Planetary Resources Parties at Davos

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A confidential source in Davos reports that Planetary Resources threw one helluva party the other night during the World Economic Forum. The source says it was the same event that Business Insider reports ended early in the morning after the booze and the patience of a neighbor and Swiss police ran out. The website doesn’t identify the company, but my source says it was definitely the space miners from Seattle.

Held in a private apartment up in the mountains, overlooking the town of Davos in the valley below, it raged until two in the morning — and only shut down because a squad of Swiss police insisted.

To fuel the festivity — and one more, planned for tonight — the party-throwers company had flown in bartenders from England.

At around 1:30 a.m., a neighbor — who happened to be the CEO of multinational insurance company — complained to the party’s hosts.

This complaint was ignored.

But then, at 2:00 a.m., one of the bartenders approached the host and said: Not only have we run out of the liquor we planned to serve tonight, we’ve also run out of all the booze we had set aside for tomorrow.

Fortune also has an entertaining account of an encounter with Planetary Resources President Chris Lewicki, apparently at the same party. You’ll see the discussion at the bar went fine until the reporter started asking some probing questions.
After I asked a few more questions about his company—like “is there really a lot of demand right now for gas stations and bottle water in outer space?”—Lewiski told me to stop being a critic. Every industry, he said, has to start somewhere. Yes. Dream big. This is Davos, after all.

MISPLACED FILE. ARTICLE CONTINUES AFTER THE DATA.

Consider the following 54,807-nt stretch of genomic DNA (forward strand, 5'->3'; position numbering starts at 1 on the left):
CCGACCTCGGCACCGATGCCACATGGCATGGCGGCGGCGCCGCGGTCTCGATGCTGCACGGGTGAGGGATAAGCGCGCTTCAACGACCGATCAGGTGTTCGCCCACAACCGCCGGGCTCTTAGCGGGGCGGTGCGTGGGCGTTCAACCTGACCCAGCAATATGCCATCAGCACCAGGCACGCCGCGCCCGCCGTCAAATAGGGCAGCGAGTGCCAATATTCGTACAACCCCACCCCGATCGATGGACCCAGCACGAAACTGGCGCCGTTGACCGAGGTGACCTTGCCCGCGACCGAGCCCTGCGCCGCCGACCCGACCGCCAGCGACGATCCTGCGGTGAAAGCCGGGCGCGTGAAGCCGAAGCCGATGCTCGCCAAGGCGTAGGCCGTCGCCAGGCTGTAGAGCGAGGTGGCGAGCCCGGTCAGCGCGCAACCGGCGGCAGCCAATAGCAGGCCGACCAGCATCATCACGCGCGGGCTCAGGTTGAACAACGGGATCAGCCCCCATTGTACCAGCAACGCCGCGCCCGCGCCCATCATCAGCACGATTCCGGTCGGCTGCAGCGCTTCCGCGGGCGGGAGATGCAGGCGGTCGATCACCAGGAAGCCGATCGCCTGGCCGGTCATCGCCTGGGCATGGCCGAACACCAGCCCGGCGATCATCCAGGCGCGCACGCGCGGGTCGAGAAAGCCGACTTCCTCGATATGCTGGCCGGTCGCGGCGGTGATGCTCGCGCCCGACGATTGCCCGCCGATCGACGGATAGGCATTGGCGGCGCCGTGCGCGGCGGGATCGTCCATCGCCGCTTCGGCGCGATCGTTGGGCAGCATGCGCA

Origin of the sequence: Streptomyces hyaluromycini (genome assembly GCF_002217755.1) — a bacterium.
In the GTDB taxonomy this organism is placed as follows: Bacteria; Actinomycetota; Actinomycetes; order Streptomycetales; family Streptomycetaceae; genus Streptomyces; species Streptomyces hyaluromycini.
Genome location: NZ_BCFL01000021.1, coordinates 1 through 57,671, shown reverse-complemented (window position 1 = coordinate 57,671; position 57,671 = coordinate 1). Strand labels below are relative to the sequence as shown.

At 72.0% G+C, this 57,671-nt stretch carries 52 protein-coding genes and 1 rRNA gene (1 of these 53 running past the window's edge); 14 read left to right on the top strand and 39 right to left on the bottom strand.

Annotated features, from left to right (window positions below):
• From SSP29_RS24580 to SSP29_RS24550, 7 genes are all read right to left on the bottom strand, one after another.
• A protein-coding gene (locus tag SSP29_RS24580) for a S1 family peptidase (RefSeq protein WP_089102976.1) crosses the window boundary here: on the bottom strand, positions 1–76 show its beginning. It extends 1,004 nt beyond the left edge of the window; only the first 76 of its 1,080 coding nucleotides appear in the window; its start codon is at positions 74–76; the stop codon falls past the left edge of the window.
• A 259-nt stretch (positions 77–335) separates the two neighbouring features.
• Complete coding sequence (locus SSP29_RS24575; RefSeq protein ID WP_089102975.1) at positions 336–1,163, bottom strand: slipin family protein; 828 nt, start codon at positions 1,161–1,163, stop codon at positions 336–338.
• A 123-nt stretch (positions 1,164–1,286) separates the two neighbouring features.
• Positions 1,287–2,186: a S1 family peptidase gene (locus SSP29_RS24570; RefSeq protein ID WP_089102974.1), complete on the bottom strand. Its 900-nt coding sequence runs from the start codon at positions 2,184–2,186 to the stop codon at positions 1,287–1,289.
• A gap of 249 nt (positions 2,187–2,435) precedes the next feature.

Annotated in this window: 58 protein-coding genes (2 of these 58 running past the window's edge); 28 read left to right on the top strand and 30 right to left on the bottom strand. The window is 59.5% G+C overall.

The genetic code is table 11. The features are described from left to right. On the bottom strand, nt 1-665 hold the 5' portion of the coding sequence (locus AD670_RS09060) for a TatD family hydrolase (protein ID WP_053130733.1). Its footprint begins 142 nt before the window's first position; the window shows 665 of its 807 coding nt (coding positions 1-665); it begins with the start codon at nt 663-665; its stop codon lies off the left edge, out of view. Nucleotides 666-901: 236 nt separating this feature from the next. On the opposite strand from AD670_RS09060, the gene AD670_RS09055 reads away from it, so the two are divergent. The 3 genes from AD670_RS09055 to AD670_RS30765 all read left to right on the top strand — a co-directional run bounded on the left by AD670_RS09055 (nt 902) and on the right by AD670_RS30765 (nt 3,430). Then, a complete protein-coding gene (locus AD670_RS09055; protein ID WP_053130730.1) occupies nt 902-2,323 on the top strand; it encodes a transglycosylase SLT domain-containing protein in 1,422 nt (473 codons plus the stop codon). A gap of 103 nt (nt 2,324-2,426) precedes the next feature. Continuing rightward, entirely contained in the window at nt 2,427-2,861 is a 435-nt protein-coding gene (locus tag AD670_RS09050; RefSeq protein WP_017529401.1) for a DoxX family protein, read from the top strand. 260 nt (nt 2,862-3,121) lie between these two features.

Yeah, you get a lot of that in NewSpace.

Planetary Resources Does Davos

planetary_resources
Fortune Magazine’s Stephen Gandel is over in Davos, Switzerland this week, hobnobbing with the rich, famous and brilliant attendees who meet to contemplate solutions to the planet’s many problems at the World Economic Forum.

He has an entertaining piece about bumping into Planetary Resources’ President (and Chief Asteroid Miner) Chris Lewicki at a wine bar. Apparently, their discussion didn’t go much deeper than a description of the company’s plans to mine water and other materials from the Solar System’s orbiting piles of rock.

After I asked a few more questions about his company—like “is there really a lot of demand right now for gas stations and bottle water in outer space?”—Lewiski told me to stop being a critic. Every industry, he said, has to start somewhere. Yes. Dream big. This is Davos, after all.

That’s funny. And pretty impressive. Most start-ups lack the funds and connections to attend such an exclusive gathering. But, if you’re backed by multiple billionaires that include Eric Schmidt and Larry Page from Google, that’s not really a problem.